Inflation is of varying concern depending on the part of the world, but the Organization for Economic Cooperation and Development reported late last month that wages outpaced productivity in the developed world, a feature that indicates low inflationary pressures.
Europe, most notably, has been bordering on the verge of deflation: A 1.4 percent rise in prices in May was hardly better than April’s 1.2 percent. The European Central Bank has a target of 2 percent for the economy. The inflation there is attributed to weak demand, where sectors like the automobile industry have been fighting contraction. The automobile is an economically important item, as a growth in car sales typically has broader ramifications for the economy by way of manufacturing.
The U.K. has been a bit different, though – inflation there topped 2.5 percent in May, driven by clothes, transportation and fuel costs. While this might be indicative of healthier consumer behavior, the United Kingdom has been struggling to generate manufacturing growth, with that part of the economy contracting last month and the rate of inflation outpacing the growth in wages by 1.8 percent. Chris Williamson, the chief economist at Markit, told Britain’s The Guardian, “The ongoing erosion of spending power from rising prices will continue to act as a brake on economic recovery.”
China is also fighting consumer inflation and subpar demand. Prices there increased 2.1 percent in May, led by a whopping 4.9 percent jump in food prices. Inflation in the consumer sector was met with the 16th straight month of deflation among producer prices, as exports and growth are slowing in a country where companies may have overplayed their hand. Cheap credit from the government during expansion encouraged firms to expand rapidly and invest aggressively. Yet, as global demand has remained lackluster, these companies are faced with the reality that the available business does not meet the scope of their investments. The People’s Bank of China will now let interest rates rise to near 30 percent in a bid to force banks to consolidate.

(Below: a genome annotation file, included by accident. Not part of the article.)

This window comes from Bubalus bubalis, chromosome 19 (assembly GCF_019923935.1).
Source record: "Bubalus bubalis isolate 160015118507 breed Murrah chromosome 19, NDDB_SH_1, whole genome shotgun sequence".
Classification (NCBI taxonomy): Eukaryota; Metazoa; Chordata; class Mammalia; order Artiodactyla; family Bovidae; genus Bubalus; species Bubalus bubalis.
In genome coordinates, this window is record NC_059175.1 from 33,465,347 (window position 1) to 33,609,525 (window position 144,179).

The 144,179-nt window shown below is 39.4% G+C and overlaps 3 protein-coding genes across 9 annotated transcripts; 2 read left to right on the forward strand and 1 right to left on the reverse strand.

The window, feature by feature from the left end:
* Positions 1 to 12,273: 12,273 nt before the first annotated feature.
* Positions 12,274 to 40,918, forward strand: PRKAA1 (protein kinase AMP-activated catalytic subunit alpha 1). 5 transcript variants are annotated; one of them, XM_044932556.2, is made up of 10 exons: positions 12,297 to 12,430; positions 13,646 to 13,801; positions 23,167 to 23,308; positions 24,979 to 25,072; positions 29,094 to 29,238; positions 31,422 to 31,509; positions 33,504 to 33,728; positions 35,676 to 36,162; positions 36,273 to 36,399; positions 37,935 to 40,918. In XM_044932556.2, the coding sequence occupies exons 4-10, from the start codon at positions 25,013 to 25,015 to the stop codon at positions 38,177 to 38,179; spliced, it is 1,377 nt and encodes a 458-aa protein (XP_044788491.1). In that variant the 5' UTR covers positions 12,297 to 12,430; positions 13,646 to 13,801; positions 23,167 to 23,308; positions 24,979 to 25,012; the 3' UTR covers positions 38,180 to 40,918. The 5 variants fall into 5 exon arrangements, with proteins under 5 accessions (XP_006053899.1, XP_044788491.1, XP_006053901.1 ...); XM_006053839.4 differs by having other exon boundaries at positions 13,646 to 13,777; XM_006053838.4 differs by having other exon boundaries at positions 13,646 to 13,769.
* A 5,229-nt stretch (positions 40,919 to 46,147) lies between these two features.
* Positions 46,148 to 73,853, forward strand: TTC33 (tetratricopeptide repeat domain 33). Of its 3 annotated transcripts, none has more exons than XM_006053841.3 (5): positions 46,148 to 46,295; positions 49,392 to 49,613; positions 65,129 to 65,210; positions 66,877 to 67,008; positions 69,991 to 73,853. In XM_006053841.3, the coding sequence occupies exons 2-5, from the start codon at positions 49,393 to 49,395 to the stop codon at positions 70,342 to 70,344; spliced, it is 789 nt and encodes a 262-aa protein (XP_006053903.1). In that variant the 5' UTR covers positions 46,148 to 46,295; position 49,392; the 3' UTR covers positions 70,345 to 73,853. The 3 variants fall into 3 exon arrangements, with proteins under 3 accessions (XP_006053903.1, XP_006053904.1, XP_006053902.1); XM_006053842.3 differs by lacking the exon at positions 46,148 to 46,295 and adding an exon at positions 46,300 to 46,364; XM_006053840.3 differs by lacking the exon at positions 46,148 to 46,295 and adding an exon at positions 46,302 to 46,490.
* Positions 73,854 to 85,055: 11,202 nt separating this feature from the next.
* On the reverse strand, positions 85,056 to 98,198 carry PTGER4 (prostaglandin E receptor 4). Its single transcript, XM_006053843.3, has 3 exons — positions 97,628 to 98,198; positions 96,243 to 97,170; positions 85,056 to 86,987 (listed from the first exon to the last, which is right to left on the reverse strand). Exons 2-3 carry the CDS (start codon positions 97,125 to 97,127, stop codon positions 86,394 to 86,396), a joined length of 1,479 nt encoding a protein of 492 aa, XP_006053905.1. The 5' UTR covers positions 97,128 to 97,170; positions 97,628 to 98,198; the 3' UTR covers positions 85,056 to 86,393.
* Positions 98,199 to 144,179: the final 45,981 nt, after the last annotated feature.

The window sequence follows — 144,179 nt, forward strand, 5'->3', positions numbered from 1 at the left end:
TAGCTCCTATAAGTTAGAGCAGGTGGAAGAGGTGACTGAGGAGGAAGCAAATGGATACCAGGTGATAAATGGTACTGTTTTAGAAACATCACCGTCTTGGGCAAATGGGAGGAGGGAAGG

While labor costs are decreasing in Japan and the United States, a feature the OECD sees as beneficial to economies looking for increased exporting opportunities, labor costs have actually increased in Europe, potentially putting the struggling continent at an economic disadvantage as it searches desperately for growth.
That search for growth has recently led to free trade negotiations between the EU and the United States, an agreement worth billions of dollars to both economies as they seek to streamline regulations for businesses operating on both continents as well as reduce tariffs further to lower the cost of goods for consumers.